When I was younger I found minimising dairy products really helped me, in terms of sinus issues. If I felt a cold coming on I would take echinacea, vit C and Zinc high dose. Like you I had a busy life and could manage a high stress level. I found the main thing that I could link to illness was overdoing the weight training. It may also be worthwhile removing all the things that you have in place as they don’t appear to be working, and go cold turkey and build training type and intensity back up over time… You will get it sorted… PS I am a chartered engineer not a doctor :slight_smile:


#115

Hi Nate,

If you look back when you were not sick on a regular basis, and then look at what has changed for you?

Also how much time each week do you do nothing… Sleeping doesn’t count


#116

Protein in the urine is definitely NOT normal and warrants further investigation. Talk to you physician about this. You likely will need to do a 24 hour urine collection to properly quantify it. If high, the next stop would be to speak with a nephrologist.


#117

Hey Nate,

I would look at your immune system first before worrying about any supplements, cpap machines or tart cherry juice.

You said that immune replacement therapy would cost you $30k a year. What kind of health insurance does Trainer Road offer?

I have Common Variable Immune Deficiency (CVID) and was diagnosed a dozen years ago or so. Prior to that, I was sick a lot and couldn’t kick the common cold. It would stay around for weeks and weeks. I had pneumonia 3 or 4 times. I was tired all the time…I just figured everyone was tired as my kids were younger, I had a full time job and I was trying to run consistently. Every time I increased my training, I got sick. I was starting over all the time! There was no consistency whatsoever.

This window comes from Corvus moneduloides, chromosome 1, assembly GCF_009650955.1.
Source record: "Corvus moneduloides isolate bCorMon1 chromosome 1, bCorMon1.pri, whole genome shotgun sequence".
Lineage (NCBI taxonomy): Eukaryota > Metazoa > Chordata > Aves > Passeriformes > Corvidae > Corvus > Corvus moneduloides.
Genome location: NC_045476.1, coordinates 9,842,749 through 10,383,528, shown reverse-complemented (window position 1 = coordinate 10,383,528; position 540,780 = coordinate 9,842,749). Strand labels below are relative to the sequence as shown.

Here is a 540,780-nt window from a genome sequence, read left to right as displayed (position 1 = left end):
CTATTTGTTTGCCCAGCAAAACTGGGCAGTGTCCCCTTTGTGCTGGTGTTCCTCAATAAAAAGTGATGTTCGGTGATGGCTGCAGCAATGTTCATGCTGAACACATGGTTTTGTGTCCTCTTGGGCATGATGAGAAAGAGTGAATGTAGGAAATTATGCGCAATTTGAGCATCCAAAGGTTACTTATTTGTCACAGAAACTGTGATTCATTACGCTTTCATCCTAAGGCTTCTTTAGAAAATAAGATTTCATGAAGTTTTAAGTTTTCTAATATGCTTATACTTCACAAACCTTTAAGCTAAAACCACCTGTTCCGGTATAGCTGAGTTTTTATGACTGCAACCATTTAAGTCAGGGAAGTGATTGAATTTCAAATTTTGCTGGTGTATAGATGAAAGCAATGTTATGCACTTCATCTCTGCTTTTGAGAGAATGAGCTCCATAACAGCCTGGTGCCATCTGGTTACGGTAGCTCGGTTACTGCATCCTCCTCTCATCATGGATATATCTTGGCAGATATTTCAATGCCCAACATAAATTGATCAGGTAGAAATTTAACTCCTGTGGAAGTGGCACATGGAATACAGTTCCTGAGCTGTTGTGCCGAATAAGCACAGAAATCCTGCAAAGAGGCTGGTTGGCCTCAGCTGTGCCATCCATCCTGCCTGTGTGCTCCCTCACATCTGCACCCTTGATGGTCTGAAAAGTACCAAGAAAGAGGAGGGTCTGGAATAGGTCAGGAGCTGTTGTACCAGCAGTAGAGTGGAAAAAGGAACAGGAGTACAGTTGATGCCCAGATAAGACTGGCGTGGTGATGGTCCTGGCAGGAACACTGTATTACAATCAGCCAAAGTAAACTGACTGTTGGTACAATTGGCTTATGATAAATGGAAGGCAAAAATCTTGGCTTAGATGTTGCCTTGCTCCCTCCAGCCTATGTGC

Since I started immune replacement therapy, I get sick maybe once or twice a year at the most. And if I do get sick, it lasts 2 or 3 days with no other drugs needed.

Because I’m not getting sick anymore, I’m able to handle a bigger training load with swimming, biking and running and have completed a couple of 70.3’s since 2013.

Initially, my therapy was Gamunex delivered via IV at the hospital once every 5 weeks. For the past 4 or 5 years, I’ve switch to Gammagard which I do at home (or sometimes at work) subcutaneously. Treatment takes about 2.5 hours once a week. Incidentally, Gammagard is made by Baxter, your favorite TR workout!!

The price for the drug and the supplies to inject it are about $1,700 a week. My insurance has a $5,250 deductible and a max out-of-pocket of $6,550. So for me, the most I’m going to pay to not be sick is $6,550 plus 25% of my health insurance premium as my employer pays the other 75% (which of course I was going to pay anyway).

But, Baxter has a program that pays up to $5,000 a year in deductible, co-pay, and out-of-pocket costs for those using the therapy. I just learned of the program this year. I think the idea behind it is that the drug company helps the patient pay the deductible so the patient will stay on the medication and after a month or two, the insurance company picks up the entire bill.

If your doctor says you are a good candidate, what have you got to lose? Try it for 3 months and see if you are still getting sick all the time, you can not do it and go back to tart cherry juice :slight_smile:

https://primaryimmune.org/about-primary-immunodeficiencies/specific-disease-types/common-variable-immune-deficiency

I need you to be healthy so you can smash Coach Chad :grin::biking_man:
#TteamNate


#118

I didn’t think there was much value in doing it RIGHT after I did antibiotics…like of course it’s bad. But how does it look after 2 months of “rehab” on my gut. Is it back to “normal” (I’m not sure if that’s a thing).

I think that would help point me in the right direction to see if gut health is causing sinus infections or if I can recover after I take antibiotics.


#119

No, but that’s a very good thought. I’ll bring that up in my list to ask about.


#120

I tested maybe a year ago and it was pretty much the same…but bilirubin was not as elevated. I wasn’t also doing much training at that time. Everything else was within normal ranges.


#121

How many times did she see the Acupuncturist? I’m literally sitting at a restaurant next door to one right now, and like I said I’ll try almost anything :). It’s $60/month for 2 sessions.